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Posted 1 Nov 2020


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The Software Rewrite

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4 Mar 2022GPL317 min read
Open-heart surgery on your Big Ball of Mud
Software rewrites often fail, so this article discusses how to avoid them. But if the situation has gotten out of hand, how do you decide if a rewrite is warranted? And if it is, how do you improve its chances for success?


A Big Ball of Mud continues to cause suffering because rewriting it is daunting and because stories of failed rewrites abound. If the suffering reaches the point where everyone finds it intolerable, the question of whether to rewrite the software finally arises. This article discusses

  • how to reduce the risk of eventually having to rewrite your software;
  • if you are considering a rewrite, the prerequisites for embarking on one; and
  • once you've decided to rewrite, how to improve your chances of success.

Case study. Much of this article is based on experience with a product that was headed for cancellation. It didn't provide the throughput that customers needed, and they wanted new features that would be hard to implement. It was a latecomer to its market and needed to increase its market share, so it would probably get cancelled if its throughput and the productivity of its developers did not improve significantly. It was therefore decided that the product had to be rewritten. The rewrite saved the product, which is still undergoing development over 20 years later.

On the Rewrite Road

Avoiding a Rewrite

Unlike other engineering products, the essence of software systems is change. A request to lengthen a bridge by 50 meters as part of its "next release" would provoke derisive laughter, but such expectations are commonplace for software products.

If your system's original design did not anticipate a new requirement, adding it can be hard because it won't mesh cleanly with your existing architecture. If you continually ram these types of requirements into your system, it will degrade into a Big Ball of Mud. The term technical debt describes this situation. Productivity declines. Bugs arise more often and become harder to fix. Eventually, people start to float the idea of a rewrite.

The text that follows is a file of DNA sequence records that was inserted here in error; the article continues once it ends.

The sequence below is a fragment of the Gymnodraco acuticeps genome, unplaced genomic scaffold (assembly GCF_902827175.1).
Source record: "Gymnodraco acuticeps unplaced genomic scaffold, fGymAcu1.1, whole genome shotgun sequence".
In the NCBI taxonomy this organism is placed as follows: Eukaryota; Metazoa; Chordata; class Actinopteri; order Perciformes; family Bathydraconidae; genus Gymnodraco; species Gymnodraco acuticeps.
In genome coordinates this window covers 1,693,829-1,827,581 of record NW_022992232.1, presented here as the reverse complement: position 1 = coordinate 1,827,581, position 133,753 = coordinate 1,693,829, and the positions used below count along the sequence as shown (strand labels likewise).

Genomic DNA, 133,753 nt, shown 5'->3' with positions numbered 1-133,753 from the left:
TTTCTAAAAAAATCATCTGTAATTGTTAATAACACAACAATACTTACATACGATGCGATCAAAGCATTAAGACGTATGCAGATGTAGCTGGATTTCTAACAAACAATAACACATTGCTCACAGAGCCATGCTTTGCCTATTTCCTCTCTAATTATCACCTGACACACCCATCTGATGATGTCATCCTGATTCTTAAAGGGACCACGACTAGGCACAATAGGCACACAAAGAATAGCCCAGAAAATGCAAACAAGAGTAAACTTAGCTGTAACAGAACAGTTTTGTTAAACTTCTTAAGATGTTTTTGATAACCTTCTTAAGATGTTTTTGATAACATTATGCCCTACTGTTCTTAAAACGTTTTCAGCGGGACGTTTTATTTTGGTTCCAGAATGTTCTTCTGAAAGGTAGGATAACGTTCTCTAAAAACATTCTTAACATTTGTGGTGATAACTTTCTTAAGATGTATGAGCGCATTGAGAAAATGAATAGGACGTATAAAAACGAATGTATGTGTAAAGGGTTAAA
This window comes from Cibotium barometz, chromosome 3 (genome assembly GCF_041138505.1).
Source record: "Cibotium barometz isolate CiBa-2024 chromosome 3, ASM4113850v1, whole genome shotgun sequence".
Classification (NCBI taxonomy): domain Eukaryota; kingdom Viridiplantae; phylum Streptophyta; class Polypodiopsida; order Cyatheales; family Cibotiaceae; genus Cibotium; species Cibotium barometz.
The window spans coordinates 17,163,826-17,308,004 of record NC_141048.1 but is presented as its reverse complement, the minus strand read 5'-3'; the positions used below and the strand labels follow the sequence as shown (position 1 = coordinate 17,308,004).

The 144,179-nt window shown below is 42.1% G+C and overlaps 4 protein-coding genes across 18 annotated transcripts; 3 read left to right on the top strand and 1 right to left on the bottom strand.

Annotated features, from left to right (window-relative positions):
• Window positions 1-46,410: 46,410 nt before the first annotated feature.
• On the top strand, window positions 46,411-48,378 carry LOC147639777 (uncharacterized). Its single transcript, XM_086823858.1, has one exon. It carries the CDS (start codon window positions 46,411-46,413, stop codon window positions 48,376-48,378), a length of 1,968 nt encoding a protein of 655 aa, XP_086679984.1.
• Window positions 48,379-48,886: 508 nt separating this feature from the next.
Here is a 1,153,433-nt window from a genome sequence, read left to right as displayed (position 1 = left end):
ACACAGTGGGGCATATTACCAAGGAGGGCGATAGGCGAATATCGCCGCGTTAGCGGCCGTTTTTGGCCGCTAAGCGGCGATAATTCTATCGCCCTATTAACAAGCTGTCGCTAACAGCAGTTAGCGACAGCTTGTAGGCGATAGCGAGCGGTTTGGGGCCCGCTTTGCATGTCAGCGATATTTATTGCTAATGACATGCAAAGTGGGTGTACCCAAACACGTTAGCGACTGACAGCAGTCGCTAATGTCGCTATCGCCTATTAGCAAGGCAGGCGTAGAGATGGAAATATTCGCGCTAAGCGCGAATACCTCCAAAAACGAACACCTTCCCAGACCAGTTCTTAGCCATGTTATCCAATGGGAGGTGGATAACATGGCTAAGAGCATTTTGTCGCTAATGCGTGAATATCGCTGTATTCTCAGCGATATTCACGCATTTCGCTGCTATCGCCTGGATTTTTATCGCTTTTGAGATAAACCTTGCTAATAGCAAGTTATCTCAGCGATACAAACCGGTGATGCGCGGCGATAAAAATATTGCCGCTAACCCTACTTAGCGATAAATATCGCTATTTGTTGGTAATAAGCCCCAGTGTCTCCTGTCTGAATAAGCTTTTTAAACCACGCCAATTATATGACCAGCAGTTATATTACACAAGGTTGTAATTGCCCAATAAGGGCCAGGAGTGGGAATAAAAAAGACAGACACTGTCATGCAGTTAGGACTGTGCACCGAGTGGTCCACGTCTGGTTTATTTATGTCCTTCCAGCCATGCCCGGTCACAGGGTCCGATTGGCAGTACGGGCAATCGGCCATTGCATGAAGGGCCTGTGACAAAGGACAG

Rewrites can usually be avoided by refactoring, which is the process of continually reworking software to maintain a clean overall design. At the limit, refactoring and rewriting are similar. But refactoring is gradual and spreads its costs over a product's lifetime, whereas a rewrite is disruptive and imposes a much greater overhead while it is underway. Refactoring is usually seen as evolutionary, but a rewrite will be seen as revolutionary.

Although the importance of refactoring seems to be gaining acceptance, it still often meets resistance. There are two major reasons for this:

  1. Managers want everyone to work on new features.
  2. If it ain't broke, don't fix it.

The first reason is understandable because new features generate revenue; refactoring doesn't. However, this is a blinkered view because it only focuses on what is seen, while ignoring what is not seen. What is not seen are the unintended consequences of not refactoring: the system degenerating to the point where, even though everyone is working on new features, progressively fewer features get delivered as productivity and quality decline.

This is not to say that refactoring is always paramount. If customers need a bug fixed now, then fix it however, and damn the architecture. But this should happen in the release branch. A proper fix, which includes whatever refactoring is called for, should later be merged into the development branch.

The second reason for not refactoring—not wanting to fix something that isn't broken—is also understandable. The "fix" might introduce a bug, and bugs need to be found and repaired. And because it isn't broken per se, fixing it is also seen as wasting time that should be spent working on a new feature. So again, refactoring doesn't happen. A former colleague referred to this as verification inertia: once software has been tested and is known to work, no one wants to change it unless doing so is unavoidable while fixing a bug or developing a new feature.